Melvyn C. Goldstein, the John Reynolds Harkness Professor of Anthropology and co-director of the Center for Research on Tibet at CWRU, has been awarded the Association for Asian Studies’ 2022 E. Gene Smith Inner Asia Book Prize for his 2019 book: A History of Modern Tibet, Volume 4: In the Eye of the Storm, 1957-1959 (University of California Press). 

Named to honor the distinguished scholar of Tibet, Mongolia and other areas of Inner Asia, the E. Gene Smith Book Prize, offered biennially, honors outstanding and innovative scholarship across discipline and country of specialization for a book on Inner Asia.

The fourth volume of Goldstein’s History of Modern Tibet series provides new perspectives on Sino-Tibetan history during the period leading to the Tibetan Uprising of 1959. The volume also reassesses issues that have been widely misunderstood as well as stereotypes and misrepresentations in the popular realm and in academic literature (such as in Mao’s policies on Tibet).

The book also draws on important new Chinese government documents, published and unpublished memoirs, new biographies and a large corpus of in-depth, specially collected political interviews to reexamine the events that produced the March 10th uprising and the demise of Tibet’s famous Buddhist civilization. The result is a heavily documented analysis that presents a nuanced and balanced account of the principal players and their policies during the critical final two years of Sino-Tibetan relations under the Seventeen-Point Agreement of 1951.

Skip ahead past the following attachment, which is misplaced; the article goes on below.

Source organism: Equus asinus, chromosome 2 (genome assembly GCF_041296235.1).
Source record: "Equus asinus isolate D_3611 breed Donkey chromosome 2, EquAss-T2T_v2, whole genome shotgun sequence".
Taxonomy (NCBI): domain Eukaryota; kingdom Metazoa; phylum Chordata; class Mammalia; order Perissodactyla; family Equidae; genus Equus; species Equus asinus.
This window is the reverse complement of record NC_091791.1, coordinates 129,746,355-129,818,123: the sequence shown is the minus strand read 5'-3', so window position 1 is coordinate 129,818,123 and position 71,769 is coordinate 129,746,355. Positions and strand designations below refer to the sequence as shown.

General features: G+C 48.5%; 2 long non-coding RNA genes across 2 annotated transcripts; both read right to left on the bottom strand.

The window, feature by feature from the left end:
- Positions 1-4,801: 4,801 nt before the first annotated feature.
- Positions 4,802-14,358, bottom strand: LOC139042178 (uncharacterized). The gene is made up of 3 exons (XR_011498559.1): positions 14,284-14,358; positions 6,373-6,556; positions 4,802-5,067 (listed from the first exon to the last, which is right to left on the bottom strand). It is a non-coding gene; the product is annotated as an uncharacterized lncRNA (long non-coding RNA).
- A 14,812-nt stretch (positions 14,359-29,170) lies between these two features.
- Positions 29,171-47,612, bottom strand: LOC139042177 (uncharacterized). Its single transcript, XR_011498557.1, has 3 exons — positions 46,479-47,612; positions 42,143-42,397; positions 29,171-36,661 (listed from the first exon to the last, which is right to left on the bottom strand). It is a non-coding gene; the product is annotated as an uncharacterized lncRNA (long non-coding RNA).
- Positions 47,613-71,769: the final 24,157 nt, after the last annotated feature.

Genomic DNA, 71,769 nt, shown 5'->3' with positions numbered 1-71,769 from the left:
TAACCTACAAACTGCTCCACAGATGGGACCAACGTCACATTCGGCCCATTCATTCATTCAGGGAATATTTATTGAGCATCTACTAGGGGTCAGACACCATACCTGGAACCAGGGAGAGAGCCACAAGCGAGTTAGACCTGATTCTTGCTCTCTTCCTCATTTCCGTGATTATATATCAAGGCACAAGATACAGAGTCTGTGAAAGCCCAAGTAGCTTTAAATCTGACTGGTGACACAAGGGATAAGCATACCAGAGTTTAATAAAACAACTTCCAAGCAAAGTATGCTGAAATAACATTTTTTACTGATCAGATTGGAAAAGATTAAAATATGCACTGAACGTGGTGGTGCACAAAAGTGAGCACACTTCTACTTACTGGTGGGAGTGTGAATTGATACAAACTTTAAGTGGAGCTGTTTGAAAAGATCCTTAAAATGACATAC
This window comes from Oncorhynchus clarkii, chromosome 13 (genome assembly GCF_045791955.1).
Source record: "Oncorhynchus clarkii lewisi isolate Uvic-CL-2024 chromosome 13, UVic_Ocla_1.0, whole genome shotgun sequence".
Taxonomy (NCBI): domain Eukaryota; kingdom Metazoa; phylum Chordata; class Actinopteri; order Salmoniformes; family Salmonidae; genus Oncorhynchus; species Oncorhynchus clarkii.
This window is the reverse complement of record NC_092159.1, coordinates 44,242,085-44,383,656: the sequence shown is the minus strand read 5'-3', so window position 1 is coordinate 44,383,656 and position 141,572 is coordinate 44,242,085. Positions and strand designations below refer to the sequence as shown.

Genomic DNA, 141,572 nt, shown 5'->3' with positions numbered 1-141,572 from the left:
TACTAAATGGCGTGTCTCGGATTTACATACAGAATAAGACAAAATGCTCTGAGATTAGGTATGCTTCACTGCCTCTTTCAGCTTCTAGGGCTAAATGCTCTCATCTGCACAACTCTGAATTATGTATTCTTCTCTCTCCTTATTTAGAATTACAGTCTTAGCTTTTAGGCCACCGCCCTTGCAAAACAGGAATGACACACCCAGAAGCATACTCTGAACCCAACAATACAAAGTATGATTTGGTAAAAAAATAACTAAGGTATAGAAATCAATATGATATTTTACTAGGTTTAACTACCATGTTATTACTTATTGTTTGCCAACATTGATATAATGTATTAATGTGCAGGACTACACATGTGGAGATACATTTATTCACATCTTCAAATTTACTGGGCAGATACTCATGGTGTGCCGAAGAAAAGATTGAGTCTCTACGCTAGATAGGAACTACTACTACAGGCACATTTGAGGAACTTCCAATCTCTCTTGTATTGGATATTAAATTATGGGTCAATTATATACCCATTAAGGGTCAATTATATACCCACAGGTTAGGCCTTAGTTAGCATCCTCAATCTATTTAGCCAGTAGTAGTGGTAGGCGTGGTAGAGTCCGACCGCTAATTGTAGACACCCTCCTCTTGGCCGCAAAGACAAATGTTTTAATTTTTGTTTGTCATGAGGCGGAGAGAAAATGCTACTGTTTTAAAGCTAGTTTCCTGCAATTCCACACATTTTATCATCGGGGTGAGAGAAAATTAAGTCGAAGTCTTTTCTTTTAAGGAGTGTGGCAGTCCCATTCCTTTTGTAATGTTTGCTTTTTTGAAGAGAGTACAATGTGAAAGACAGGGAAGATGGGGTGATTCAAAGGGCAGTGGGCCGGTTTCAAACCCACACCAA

The award statement from the Association for Asian Studies (ASS) states: 

“…Goldstein ably demonstrates that the decisions undertaken by the major political actors of the era, including the Dalai Lama, Mao Zedong, and many others, ultimately generated an outcome that no one really wanted. Goldstein’s meticulous handling of an impressive range of actors in this distressing drama, including Tibetans, Chinese, and Americans, leaves the reader and the specialist not only with much to think about, but also with many new available materials to explore further. The author’s nuanced and unprejudiced descriptions and analyses rely on an unprecedented wealth of primary sources in multiple languages (primarily Tibetan and Chinese), both oral and written, collected over many years, and overcoming countless challenges, many of them also available online through the Tibetan Oral History Archive Project. With this volume, Goldstein has achieved a remarkable feat.”

About ASS

ASS is a scholarly, non-political, nonprofit professional association open to all persons interested in Asia and the study of Asia. With approximately 5,000 members worldwide, representing all the regions and countries of Asia and all academic disciplines, the AAS is the largest organization of its kind.